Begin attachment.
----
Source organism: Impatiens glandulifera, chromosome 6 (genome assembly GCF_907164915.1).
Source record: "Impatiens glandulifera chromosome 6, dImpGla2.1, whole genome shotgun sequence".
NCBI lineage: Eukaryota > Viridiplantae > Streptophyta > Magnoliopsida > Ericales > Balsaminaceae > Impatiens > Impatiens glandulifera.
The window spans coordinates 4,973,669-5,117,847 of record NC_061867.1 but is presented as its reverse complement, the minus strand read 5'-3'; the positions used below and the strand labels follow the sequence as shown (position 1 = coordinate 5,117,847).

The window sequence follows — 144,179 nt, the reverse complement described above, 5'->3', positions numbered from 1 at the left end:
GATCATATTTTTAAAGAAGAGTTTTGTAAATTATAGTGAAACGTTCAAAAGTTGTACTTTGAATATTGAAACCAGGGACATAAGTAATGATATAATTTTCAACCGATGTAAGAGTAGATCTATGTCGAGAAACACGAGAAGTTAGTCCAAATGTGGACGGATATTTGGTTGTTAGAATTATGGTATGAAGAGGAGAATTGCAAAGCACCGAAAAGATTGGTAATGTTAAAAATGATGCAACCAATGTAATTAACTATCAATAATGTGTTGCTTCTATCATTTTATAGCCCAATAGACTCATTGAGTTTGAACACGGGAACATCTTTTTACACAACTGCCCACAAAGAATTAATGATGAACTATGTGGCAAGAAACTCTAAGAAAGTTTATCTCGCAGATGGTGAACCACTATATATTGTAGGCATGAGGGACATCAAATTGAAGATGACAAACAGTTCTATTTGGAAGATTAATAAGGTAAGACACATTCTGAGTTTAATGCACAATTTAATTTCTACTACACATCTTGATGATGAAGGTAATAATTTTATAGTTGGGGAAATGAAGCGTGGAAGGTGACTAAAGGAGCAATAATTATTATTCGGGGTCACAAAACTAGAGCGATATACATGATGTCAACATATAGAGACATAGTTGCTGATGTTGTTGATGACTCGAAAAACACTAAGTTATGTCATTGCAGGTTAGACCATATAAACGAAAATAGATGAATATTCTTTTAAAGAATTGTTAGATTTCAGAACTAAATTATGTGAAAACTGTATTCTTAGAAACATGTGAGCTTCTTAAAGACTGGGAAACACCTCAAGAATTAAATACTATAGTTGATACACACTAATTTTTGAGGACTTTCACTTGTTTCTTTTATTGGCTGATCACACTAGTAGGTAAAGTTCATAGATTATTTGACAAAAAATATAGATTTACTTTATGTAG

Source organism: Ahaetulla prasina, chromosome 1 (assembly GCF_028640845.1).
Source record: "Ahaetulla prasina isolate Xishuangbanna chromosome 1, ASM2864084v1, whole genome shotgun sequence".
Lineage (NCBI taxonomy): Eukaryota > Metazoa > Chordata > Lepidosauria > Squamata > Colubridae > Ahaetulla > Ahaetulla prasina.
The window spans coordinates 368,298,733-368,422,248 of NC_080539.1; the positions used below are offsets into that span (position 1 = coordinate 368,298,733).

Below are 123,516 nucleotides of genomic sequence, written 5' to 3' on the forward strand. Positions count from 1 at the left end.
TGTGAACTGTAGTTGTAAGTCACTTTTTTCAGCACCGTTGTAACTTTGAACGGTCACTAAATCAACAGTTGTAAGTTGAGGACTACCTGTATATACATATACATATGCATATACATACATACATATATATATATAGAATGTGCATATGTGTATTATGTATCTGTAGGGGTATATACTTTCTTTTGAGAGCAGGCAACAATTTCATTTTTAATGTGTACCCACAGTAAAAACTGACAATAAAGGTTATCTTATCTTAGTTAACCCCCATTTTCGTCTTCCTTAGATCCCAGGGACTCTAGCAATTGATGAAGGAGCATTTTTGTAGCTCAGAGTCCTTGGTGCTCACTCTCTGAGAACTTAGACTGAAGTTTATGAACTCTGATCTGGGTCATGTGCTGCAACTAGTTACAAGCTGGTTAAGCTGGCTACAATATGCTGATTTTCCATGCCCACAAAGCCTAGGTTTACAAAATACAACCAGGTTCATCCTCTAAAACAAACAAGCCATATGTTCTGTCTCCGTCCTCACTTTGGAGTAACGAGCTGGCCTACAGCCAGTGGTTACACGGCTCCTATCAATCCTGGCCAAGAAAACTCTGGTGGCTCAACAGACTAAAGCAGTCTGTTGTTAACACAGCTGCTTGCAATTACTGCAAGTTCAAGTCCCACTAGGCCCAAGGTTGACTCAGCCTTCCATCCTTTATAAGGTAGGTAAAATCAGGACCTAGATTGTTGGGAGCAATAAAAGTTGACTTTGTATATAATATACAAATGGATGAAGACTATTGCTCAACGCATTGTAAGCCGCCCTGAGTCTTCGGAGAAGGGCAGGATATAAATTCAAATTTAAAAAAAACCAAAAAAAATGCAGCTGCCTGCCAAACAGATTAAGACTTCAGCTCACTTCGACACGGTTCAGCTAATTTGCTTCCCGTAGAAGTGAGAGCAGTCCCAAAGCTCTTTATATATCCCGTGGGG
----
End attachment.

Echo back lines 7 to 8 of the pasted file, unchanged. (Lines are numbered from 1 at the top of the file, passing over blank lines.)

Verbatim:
Source organism: Ahaetulla prasina, chromosome 1 (assembly GCF_028640845.1).
Source record: "Ahaetulla prasina isolate Xishuangbanna chromosome 1, ASM2864084v1, whole genome shotgun sequence".